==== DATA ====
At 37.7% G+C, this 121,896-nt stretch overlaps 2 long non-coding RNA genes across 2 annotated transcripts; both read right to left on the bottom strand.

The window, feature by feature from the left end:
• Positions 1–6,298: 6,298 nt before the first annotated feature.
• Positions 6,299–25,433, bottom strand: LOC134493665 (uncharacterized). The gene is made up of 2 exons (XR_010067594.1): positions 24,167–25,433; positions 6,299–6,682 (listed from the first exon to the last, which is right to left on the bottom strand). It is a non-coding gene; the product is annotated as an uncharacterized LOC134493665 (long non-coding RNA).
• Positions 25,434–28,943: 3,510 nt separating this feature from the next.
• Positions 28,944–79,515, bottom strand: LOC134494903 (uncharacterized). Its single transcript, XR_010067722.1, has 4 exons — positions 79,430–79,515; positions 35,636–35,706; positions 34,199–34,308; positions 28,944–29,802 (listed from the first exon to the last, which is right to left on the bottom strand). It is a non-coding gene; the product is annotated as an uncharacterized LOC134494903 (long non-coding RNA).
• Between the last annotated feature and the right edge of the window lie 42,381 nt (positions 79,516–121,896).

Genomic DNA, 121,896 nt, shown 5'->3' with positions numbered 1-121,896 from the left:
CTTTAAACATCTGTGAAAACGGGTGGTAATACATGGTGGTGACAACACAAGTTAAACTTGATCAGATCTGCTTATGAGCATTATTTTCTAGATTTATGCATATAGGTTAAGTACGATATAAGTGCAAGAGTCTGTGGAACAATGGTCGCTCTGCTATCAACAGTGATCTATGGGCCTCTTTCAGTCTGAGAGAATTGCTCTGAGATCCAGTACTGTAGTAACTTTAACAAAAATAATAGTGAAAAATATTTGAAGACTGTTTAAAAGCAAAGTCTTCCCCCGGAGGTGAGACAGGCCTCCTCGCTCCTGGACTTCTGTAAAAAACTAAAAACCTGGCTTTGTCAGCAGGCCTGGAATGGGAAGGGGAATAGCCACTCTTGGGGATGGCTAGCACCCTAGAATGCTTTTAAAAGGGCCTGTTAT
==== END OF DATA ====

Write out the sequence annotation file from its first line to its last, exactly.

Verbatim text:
At 37.7% G+C, this 121,896-nt stretch overlaps 2 long non-coding RNA genes across 2 annotated transcripts; both read right to left on the bottom strand.

The window, feature by feature from the left end:
• Positions 1–6,298: 6,298 nt before the first annotated feature.
• Positions 6,299–25,433, bottom strand: LOC134493665 (uncharacterized). The gene is made up of 2 exons (XR_010067594.1): positions 24,167–25,433; positions 6,299–6,682 (listed from the first exon to the last, which is right to left on the bottom strand). It is a non-coding gene; the product is annotated as an uncharacterized LOC134493665 (long non-coding RNA).
• Positions 25,434–28,943: 3,510 nt separating this feature from the next.
• Positions 28,944–79,515, bottom strand: LOC134494903 (uncharacterized). Its single transcript, XR_010067722.1, has 4 exons — positions 79,430–79,515; positions 35,636–35,706; positions 34,199–34,308; positions 28,944–29,802 (listed from the first exon to the last, which is right to left on the bottom strand). It is a non-coding gene; the product is annotated as an uncharacterized LOC134494903 (long non-coding RNA).
• Between the last annotated feature and the right edge of the window lie 42,381 nt (positions 79,516–121,896).

Genomic DNA, 121,896 nt, shown 5'->3' with positions numbered 1-121,896 from the left:
CTTTAAACATCTGTGAAAACGGGTGGTAATACATGGTGGTGACAACACAAGTTAAACTTGATCAGATCTGCTTATGAGCATTATTTTCTAGATTTATGCATATAGGTTAAGTACGATATAAGTGCAAGAGTCTGTGGAACAATGGTCGCTCTGCTATCAACAGTGATCTATGGGCCTCTTTCAGTCTGAGAGAATTGCTCTGAGATCCAGTACTGTAGTAACTTTAACAAAAATAATAGTGAAAAATATTTGAAGACTGTTTAAAAGCAAAGTCTTCCCCCGGAGGTGAGACAGGCCTCCTCGCTCCTGGACTTCTGTAAAAAACTAAAAACCTGGCTTTGTCAGCAGGCCTGGAATGGGAAGGGGAATAGCCACTCTTGGGGATGGCTAGCACCCTAGAATGCTTTTAAAAGGGCCTGTTAT